, based on employing propositional logical prior to solve abstract reasoning problems. To verify the effectiveness of this prior on the abstract reasoning, we qualitatively compare generated answer images from other widely used neural architectures without this assumption. As generative neural architectures for solving reasoning problems are under-explored, we compare the result with other architecture variants where VQ-VAE and SATNet is substituted to different neural architectures. Specifically, we compare results from combinations of different encoders (autoencoder and VQ-VAE) and reasoning networks (attention layer and 2-layer convolutional neural networks (CNNs) with different kernel sizes, where kernel sizes of CNNs set to 3 and 1).

Baselines for qualitative results. In the rest of this section, we briefly explain previous approaches to solve the abstract reasoning problem via deep neural networks.

  • [leftmargin=0.2in]

  • LSTM (zhang2019raven) attempts to utilize LSTM to validate the inefficiency of conventional deep neural network architectures to solve reasoning problems.

  • WReN (santoro2018measuring) proposes to solve the abstract reasoning problem via relation network. (NIPS2017_e6acf4b0).

  • LEN (zheng2019abstract)

    proposes a variant of relation network, where the input of the network is a triplet of images rather than a pair of images. Furthermore, they empirically verify the performance can be further boosted with the curriculum learning based on a reinforcement learning framework.

  • CoPINet (zhang2019learning) suggests a contrastive learning algorithm to learn underlying rules from given images.

  • SRAN (hu2020hierarchical) designs a hierarchical neural network framework that simultaneously considers images in the problem individually and also at the row and column level.

Appendix F More illustration of generated results

In this section, we provide additional generated comparisons of different configurations in RAVEN deadset.

Figure 4: Comparison of generated and ground truth image on Center configuration in RAVEN dataset among different architecture variants. (a)-(c): autoencoder with an attention layer and two convolutional networks with different kernel sizes as the reasoning network. We set the kernel size of 3 and 1 for (b) and (c), respectively. (d)-(e): VQ-VAE with an attention layer and a convolutional network with a kernel size of 3. Ours: our LoGe framework, which is composed of VQ-VAE and SATNet. GT: ground-truth answer image.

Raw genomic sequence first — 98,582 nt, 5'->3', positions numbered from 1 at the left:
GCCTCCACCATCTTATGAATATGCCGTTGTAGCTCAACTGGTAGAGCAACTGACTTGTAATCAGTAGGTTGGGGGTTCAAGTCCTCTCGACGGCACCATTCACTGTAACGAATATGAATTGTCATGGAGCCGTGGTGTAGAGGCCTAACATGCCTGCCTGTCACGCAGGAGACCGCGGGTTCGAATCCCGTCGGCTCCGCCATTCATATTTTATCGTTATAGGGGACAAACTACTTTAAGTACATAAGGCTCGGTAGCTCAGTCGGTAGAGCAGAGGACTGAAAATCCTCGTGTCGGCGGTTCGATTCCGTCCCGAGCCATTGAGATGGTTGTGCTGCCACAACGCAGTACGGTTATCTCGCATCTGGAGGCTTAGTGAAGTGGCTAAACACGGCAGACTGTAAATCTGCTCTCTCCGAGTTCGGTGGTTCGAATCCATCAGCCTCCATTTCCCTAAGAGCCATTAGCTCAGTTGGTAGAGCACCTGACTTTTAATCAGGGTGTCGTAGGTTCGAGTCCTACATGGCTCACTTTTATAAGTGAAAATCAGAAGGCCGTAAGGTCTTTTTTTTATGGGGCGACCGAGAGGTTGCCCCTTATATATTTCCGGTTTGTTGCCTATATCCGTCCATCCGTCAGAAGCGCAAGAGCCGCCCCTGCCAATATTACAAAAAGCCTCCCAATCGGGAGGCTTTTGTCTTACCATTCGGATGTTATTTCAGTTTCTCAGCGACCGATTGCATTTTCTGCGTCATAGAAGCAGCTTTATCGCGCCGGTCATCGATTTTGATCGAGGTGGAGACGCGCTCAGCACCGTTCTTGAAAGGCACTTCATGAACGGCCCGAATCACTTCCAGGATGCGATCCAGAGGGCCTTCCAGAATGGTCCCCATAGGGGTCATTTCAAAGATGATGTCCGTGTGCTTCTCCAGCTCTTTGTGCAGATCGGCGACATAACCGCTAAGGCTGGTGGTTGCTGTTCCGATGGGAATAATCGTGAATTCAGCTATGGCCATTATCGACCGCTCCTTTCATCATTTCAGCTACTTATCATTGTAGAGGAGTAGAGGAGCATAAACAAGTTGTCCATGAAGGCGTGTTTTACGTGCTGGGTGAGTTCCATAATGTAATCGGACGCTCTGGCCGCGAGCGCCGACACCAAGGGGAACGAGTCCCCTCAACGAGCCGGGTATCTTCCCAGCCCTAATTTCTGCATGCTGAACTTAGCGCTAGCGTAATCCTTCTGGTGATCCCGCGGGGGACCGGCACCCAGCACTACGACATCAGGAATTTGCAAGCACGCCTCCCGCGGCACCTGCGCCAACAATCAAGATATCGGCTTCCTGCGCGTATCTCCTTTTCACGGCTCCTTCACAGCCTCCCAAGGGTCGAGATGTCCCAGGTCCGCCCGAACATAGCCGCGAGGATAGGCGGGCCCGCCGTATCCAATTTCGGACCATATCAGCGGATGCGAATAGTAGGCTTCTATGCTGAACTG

Figure 5: Comparison of generated and ground truth image on U-D configuration in RAVEN dataset among different architecture variants. (a)-(c): autoencoder with an attention layer and two convolutional networks with different kernel sizes as the reasoning network. We set the kernel size of 3 and 1 for (b) and (c), respectively. (d)-(e): VQ-VAE with an attention layer and a convolutional network with a kernel size of 3. Ours: our LoGe framework, which is composed of VQ-VAE and SATNet. GT: ground-truth answer image.
Figure 6: Comparison of generated and ground truth image on L-R configuration in RAVEN dataset among different architecture variants. (a)-(c): autoencoder with an attention layer and two convolutional networks with different kernel sizes as the reasoning network. We set the kernel size of 3 and 1 for (b) and (c), respectively. (d)-(e): VQ-VAE with an attention layer and a convolutional network with a kernel size of 3. Ours: our LoGe framework, which is composed of VQ-VAE and SATNet. GT: ground-truth answer image.
Figure 7: Comparison of generated and ground truth image on O-IC configuration in RAVEN dataset among different architecture variants. (a)-(c): autoencoder with an attention layer and two convolutional networks with different kernel sizes as the reasoning network. We set the kernel size of 3 and 1 for (b) and (c), respectively. (d)-(e): VQ-VAE with an attention layer and a convolutional network with a kernel size of 3. Ours: our LoGe framework, which is composed of VQ-VAE and SATNet. GT: ground-truth answer image.